Country policing is about relationships because when the big inquiries occur - rapes, robberies, homicide - police need information quickly and they need to know where to find it.
The news that the number of police in New Zealand will increase and that rural/provincial police will increase by 145 is great, but where those positions are placed is of paramount importance.
The 'copper' who lives in town, has a beer at the club or pub and plays footy, netball or golf for a Stratford group, with kids at Stratford schools will make more contacts than an officer living in New Plymouth. If the CIB position, for example, with responsibility to cover Stratford works out of New Plymouth or Hawera, things will change for the locals and not for the better, unless individual staff members work very hard to keep in touch and form those relationships so the information will flow when it needs to.
You'd be excused for thinking I had a vested interest in seeing less police on the streets given the currency of criminal proceedings in my name, but I think it is a bit sad to see an increase in numbers so well applauded for other reasons.
I can't truly understand the need for a radical increase in police numbers when the crime statistics as far as we can rely on them, are falling. And this is a real drop in numbers of offences and not some artistic use of stats. There are more police than there has ever been and they are better equipped and remunerated than ever before. So if there is less crime, why do we need more police?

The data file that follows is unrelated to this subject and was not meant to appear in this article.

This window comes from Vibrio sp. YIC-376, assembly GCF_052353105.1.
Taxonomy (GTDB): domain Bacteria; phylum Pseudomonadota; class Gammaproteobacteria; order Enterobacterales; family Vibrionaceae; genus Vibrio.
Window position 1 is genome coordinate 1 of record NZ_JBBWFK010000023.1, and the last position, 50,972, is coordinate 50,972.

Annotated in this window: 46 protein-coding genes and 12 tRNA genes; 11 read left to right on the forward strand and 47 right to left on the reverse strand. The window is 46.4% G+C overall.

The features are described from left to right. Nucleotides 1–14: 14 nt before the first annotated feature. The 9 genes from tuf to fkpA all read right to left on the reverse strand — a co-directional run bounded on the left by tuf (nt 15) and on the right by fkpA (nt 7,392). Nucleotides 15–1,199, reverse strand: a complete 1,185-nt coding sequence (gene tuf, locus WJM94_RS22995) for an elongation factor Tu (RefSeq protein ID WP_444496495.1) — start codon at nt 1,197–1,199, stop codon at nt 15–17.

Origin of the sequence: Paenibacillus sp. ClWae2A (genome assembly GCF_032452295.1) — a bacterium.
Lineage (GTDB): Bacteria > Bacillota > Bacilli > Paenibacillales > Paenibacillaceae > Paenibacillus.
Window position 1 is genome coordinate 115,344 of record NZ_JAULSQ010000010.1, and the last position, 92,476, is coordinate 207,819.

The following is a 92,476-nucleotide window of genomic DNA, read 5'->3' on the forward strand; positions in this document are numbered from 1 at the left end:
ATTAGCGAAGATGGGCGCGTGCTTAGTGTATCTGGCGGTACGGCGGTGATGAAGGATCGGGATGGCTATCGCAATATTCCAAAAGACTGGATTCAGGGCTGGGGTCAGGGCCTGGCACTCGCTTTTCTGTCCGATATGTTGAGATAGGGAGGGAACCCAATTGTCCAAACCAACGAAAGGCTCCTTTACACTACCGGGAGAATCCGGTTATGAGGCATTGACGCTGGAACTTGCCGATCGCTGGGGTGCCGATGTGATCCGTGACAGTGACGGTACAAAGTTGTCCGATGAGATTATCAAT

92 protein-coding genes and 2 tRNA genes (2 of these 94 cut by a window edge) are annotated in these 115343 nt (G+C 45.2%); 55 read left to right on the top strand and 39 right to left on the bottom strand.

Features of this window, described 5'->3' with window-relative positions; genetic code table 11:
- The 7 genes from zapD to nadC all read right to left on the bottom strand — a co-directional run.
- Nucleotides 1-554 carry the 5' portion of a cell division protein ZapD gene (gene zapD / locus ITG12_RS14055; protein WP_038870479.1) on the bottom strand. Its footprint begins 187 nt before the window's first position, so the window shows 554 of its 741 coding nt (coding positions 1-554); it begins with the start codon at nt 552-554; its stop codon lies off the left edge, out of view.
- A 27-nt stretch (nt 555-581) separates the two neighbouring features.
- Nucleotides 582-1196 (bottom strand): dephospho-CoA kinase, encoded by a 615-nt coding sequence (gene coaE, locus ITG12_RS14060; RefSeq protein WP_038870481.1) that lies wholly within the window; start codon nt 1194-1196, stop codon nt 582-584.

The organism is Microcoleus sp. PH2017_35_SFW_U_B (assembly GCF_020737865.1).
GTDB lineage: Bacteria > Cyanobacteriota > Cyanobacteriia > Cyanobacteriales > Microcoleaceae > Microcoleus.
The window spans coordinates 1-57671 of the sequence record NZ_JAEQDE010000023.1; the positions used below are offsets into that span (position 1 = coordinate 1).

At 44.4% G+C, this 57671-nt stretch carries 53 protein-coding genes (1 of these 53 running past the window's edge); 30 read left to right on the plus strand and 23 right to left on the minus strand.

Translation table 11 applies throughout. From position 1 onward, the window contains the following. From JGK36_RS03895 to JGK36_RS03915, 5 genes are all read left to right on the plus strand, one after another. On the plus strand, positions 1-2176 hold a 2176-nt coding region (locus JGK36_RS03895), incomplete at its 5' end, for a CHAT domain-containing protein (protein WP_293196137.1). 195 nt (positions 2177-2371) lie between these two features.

It is an anomaly that, at a time with low crime numbers, we have more people in prisons. Many of them are for administrative offences like failing to adhere to court orders which are not even indirectly violence offences. The need for increased police numbers takes account of the preventative effect that more constables on the street have. The greatest deterrent for criminal behaviour is the chance of getting caught so I am hoping that more police doesn't just mean they just lock more people up and blow the budget at the Ministry of Corrections. But almost more importantly is the placating effect of people feeling safer in their homes knowing the thin blue line is bulking up a bit, and that is just political.
I wonder about the integrity of allowing people to go on thinking crime is rife and their safety is at risk when in fact people are less likely to be burgled, assaulted, or otherwise infringed upon than in the previous 30 years. I am pleased to see the government's increase in police numbers of about 1100 - 880 sworn police and 245 non-sworn civilian staff have at least been allocated to deal with areas of concern like the investigation of child and sexual abuse and family violence and rural and provincial policing. Getting a response to a call for assistance in the rural areas has been like pulling teeth. Speaking to a call centre in Auckland, Wellington or even Palmerston North and having to explain the difference between a heifer and a steer is like lecturing your kids on the birds and the bees. When the default position of the police is not to attend, and to bat the complainant away with a rant about how busy police are, just doesn't stack up and certainly doesn't endear the public to awarding warm fuzzies. So news that there will be a non-urgent three digit calling number is great, but when we want to see a police officer, a call centre just won't cut it.
Opposition parties are making promises of an extra thousand police from Labour and an extra 1800 from New Zealand First with no explanation of exactly where and how these new officers would be deployed. In other words it is simply 'pork-barrel politics' because when it comes to voters' hot issues fear of crime is one of the Big Four, along with Health, Education and the Economy.
The government has responded to a need and a desire for more police but they had better turn up where they are needed, and put as much emphasis on prevention as they do on enforcement. Police and government should explain to people that they are truly safe and no longer need to suffer under the delusion that we need to be afraid of every bump we hear in the night.